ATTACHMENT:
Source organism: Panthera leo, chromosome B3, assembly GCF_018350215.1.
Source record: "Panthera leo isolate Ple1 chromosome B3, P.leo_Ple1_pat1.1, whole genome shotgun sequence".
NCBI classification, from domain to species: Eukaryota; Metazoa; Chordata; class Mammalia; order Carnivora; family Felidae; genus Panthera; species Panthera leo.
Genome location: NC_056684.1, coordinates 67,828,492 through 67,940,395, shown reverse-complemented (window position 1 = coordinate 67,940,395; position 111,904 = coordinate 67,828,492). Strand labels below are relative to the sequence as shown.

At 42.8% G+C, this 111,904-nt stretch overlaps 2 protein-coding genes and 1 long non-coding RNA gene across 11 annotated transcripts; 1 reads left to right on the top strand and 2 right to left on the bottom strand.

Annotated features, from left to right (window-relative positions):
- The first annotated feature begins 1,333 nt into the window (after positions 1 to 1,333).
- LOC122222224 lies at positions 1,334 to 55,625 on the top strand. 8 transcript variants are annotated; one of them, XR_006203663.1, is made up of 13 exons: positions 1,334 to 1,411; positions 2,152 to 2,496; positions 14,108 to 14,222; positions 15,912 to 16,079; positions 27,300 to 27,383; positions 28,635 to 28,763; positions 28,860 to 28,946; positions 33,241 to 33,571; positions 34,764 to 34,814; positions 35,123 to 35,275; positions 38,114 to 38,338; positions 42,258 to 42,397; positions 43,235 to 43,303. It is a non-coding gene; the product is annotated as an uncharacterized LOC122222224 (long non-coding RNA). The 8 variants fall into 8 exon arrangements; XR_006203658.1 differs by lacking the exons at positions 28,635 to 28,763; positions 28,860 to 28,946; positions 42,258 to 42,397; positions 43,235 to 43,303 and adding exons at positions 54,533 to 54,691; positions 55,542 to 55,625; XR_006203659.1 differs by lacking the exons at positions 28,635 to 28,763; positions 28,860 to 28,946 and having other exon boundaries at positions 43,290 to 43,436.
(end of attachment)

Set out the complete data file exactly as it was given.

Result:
Source organism: Panthera leo, chromosome B3, assembly GCF_018350215.1.
Source record: "Panthera leo isolate Ple1 chromosome B3, P.leo_Ple1_pat1.1, whole genome shotgun sequence".
NCBI classification, from domain to species: Eukaryota; Metazoa; Chordata; class Mammalia; order Carnivora; family Felidae; genus Panthera; species Panthera leo.
Genome location: NC_056684.1, coordinates 67,828,492 through 67,940,395, shown reverse-complemented (window position 1 = coordinate 67,940,395; position 111,904 = coordinate 67,828,492). Strand labels below are relative to the sequence as shown.

At 42.8% G+C, this 111,904-nt stretch overlaps 2 protein-coding genes and 1 long non-coding RNA gene across 11 annotated transcripts; 1 reads left to right on the top strand and 2 right to left on the bottom strand.

Annotated features, from left to right (window-relative positions):
- The first annotated feature begins 1,333 nt into the window (after positions 1 to 1,333).
- LOC122222224 lies at positions 1,334 to 55,625 on the top strand. 8 transcript variants are annotated; one of them, XR_006203663.1, is made up of 13 exons: positions 1,334 to 1,411; positions 2,152 to 2,496; positions 14,108 to 14,222; positions 15,912 to 16,079; positions 27,300 to 27,383; positions 28,635 to 28,763; positions 28,860 to 28,946; positions 33,241 to 33,571; positions 34,764 to 34,814; positions 35,123 to 35,275; positions 38,114 to 38,338; positions 42,258 to 42,397; positions 43,235 to 43,303. It is a non-coding gene; the product is annotated as an uncharacterized LOC122222224 (long non-coding RNA). The 8 variants fall into 8 exon arrangements; XR_006203658.1 differs by lacking the exons at positions 28,635 to 28,763; positions 28,860 to 28,946; positions 42,258 to 42,397; positions 43,235 to 43,303 and adding exons at positions 54,533 to 54,691; positions 55,542 to 55,625; XR_006203659.1 differs by lacking the exons at positions 28,635 to 28,763; positions 28,860 to 28,946 and having other exon boundaries at positions 43,290 to 43,436.